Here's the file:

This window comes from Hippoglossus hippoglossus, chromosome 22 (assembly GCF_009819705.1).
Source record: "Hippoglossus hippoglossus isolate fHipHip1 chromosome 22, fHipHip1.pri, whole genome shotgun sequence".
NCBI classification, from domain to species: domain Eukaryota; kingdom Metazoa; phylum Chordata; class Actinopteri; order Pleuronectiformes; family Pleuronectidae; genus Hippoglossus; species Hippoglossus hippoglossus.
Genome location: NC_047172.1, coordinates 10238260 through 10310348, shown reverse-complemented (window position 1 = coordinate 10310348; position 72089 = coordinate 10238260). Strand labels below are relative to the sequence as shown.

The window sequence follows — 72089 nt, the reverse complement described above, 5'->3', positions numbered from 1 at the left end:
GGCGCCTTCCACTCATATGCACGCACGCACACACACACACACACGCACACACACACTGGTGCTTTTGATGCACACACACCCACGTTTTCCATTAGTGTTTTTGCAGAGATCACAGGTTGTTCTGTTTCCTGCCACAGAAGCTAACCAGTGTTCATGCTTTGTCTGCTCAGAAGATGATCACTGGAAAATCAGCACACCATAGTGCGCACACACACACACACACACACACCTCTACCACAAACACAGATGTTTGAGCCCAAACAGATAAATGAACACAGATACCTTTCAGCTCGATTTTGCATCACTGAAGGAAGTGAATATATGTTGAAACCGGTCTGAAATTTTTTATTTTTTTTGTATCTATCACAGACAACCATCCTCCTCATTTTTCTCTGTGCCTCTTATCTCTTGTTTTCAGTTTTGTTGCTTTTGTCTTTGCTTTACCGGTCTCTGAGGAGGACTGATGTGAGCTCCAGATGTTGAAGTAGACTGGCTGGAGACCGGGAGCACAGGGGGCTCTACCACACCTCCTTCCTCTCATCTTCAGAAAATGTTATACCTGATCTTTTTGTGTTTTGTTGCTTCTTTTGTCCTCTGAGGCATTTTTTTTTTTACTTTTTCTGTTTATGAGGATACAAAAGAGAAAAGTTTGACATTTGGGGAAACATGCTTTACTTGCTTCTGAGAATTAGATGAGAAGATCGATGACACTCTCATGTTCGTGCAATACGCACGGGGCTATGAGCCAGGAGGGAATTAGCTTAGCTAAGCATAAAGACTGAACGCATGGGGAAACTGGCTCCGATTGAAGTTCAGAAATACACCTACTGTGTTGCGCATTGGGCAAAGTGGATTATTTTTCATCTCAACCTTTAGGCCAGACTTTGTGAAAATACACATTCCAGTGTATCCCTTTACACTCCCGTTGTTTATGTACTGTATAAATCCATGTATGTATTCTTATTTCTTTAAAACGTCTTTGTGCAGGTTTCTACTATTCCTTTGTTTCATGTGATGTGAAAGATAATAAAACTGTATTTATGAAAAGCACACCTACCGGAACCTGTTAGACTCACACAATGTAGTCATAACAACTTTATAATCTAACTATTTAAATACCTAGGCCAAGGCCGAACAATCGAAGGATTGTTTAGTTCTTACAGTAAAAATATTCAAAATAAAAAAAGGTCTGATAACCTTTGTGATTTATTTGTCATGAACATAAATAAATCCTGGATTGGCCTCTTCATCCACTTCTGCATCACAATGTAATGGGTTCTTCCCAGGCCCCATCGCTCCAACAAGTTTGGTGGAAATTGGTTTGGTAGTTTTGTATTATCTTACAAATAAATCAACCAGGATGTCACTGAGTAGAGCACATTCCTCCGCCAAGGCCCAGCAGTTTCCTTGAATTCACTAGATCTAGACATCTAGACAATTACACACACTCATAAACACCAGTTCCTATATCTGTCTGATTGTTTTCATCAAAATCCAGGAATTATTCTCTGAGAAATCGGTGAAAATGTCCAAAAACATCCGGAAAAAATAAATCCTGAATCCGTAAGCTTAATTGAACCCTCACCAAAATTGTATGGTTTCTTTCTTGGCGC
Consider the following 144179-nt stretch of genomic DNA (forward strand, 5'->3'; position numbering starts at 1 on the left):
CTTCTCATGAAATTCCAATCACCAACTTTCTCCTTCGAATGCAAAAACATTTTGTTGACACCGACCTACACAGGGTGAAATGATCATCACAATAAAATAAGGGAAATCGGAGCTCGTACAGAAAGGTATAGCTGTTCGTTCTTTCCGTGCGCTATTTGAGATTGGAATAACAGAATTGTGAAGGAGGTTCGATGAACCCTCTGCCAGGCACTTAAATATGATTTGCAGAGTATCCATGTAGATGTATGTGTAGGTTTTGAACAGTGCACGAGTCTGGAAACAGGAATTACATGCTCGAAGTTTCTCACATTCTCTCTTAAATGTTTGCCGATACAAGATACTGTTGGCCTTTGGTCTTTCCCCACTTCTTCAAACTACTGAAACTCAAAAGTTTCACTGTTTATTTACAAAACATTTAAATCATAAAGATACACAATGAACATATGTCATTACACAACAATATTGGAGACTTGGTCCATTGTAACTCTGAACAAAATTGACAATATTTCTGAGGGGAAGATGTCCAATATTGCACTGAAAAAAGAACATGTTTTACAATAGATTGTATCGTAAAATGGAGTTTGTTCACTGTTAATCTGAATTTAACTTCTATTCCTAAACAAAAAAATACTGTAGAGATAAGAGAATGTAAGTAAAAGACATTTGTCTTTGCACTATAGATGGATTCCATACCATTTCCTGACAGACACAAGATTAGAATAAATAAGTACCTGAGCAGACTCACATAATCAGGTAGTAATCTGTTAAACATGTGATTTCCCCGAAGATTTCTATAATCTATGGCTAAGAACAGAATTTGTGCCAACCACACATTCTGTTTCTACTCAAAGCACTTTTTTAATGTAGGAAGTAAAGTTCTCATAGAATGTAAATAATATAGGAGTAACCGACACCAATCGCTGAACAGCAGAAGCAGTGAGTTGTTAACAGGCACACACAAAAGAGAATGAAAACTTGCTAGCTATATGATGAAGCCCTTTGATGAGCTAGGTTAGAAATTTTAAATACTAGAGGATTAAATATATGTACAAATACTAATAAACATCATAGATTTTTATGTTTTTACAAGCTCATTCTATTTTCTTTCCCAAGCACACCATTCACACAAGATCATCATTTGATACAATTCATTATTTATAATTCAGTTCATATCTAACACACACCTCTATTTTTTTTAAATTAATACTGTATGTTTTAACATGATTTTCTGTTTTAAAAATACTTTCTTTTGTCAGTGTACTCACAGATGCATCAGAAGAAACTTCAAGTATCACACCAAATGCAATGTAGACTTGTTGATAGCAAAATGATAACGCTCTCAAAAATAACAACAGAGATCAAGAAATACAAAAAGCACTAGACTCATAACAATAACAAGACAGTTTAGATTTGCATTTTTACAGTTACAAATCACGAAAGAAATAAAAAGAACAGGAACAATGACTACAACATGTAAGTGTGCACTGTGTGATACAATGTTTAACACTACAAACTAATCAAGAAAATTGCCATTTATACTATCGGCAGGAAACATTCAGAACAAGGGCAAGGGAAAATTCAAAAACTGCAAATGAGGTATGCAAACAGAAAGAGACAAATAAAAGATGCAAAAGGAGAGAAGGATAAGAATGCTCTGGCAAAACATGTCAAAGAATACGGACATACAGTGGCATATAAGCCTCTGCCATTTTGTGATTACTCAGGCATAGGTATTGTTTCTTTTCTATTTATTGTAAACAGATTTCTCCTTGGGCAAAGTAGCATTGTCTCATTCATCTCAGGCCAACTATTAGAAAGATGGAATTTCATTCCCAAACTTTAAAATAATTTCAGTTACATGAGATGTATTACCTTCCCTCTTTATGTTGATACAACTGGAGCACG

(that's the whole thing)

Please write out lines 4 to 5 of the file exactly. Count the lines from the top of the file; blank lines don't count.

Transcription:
Genome location: NC_047172.1, coordinates 10238260 through 10310348, shown reverse-complemented (window position 1 = coordinate 10310348; position 72089 = coordinate 10238260). Strand labels below are relative to the sequence as shown.

The window sequence follows — 72089 nt, the reverse complement described above, 5'->3', positions numbered from 1 at the left end: